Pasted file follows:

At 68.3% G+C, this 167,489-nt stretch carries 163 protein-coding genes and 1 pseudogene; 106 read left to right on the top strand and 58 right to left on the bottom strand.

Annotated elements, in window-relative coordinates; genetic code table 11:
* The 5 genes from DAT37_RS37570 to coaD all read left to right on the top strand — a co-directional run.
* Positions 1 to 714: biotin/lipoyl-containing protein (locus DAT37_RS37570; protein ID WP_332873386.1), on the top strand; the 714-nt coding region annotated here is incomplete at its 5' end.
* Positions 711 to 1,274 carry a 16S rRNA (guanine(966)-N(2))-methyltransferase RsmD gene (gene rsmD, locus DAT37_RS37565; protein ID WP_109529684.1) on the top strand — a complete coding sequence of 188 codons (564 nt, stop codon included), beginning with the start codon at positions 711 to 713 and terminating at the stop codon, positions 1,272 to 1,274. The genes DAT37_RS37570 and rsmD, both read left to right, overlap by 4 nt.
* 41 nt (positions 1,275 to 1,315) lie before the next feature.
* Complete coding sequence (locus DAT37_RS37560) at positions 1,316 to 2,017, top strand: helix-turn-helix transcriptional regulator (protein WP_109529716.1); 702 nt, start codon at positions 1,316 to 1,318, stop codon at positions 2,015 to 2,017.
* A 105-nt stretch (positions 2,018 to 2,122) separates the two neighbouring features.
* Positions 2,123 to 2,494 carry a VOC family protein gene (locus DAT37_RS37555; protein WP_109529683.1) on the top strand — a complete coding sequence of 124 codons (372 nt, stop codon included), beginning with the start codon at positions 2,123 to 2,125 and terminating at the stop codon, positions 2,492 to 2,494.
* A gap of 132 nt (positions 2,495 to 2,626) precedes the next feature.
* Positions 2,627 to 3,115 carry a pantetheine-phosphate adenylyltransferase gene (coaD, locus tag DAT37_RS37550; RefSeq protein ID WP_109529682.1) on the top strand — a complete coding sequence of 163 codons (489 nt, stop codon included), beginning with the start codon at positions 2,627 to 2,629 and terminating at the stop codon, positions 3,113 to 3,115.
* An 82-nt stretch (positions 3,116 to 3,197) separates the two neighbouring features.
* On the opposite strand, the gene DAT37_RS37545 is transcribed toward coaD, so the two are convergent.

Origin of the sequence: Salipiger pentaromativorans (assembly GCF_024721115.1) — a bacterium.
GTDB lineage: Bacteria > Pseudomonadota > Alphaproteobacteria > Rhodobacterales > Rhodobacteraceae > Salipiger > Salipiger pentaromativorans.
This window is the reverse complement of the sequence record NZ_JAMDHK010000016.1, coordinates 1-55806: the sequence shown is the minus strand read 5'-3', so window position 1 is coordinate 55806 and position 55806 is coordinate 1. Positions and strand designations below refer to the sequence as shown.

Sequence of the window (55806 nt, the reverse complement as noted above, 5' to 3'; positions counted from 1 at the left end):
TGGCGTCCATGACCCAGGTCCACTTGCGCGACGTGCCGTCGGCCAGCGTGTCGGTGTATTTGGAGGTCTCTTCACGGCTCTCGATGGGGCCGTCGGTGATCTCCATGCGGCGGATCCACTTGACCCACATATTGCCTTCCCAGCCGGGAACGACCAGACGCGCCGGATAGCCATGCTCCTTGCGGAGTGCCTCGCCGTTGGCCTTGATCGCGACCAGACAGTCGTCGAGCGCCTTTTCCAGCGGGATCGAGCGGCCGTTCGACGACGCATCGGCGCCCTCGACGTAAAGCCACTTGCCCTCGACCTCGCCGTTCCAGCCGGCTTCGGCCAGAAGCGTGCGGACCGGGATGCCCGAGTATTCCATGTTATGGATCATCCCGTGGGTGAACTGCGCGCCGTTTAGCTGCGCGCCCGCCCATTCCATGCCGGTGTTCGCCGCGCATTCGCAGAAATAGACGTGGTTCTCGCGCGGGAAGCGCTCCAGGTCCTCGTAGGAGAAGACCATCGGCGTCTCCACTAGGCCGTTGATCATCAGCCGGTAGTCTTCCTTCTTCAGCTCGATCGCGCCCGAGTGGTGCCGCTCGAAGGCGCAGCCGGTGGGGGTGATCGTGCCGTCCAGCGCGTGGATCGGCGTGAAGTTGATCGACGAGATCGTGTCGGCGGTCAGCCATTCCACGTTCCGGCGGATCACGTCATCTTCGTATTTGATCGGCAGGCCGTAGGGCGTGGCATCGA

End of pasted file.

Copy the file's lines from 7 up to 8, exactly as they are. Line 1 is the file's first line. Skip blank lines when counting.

* Complete coding sequence (locus DAT37_RS37560) at positions 1,316 to 2,017, top strand: helix-turn-helix transcriptional regulator (protein WP_109529716.1); 702 nt, start codon at positions 1,316 to 1,318, stop codon at positions 2,015 to 2,017.
* A 105-nt stretch (positions 2,018 to 2,122) separates the two neighbouring features.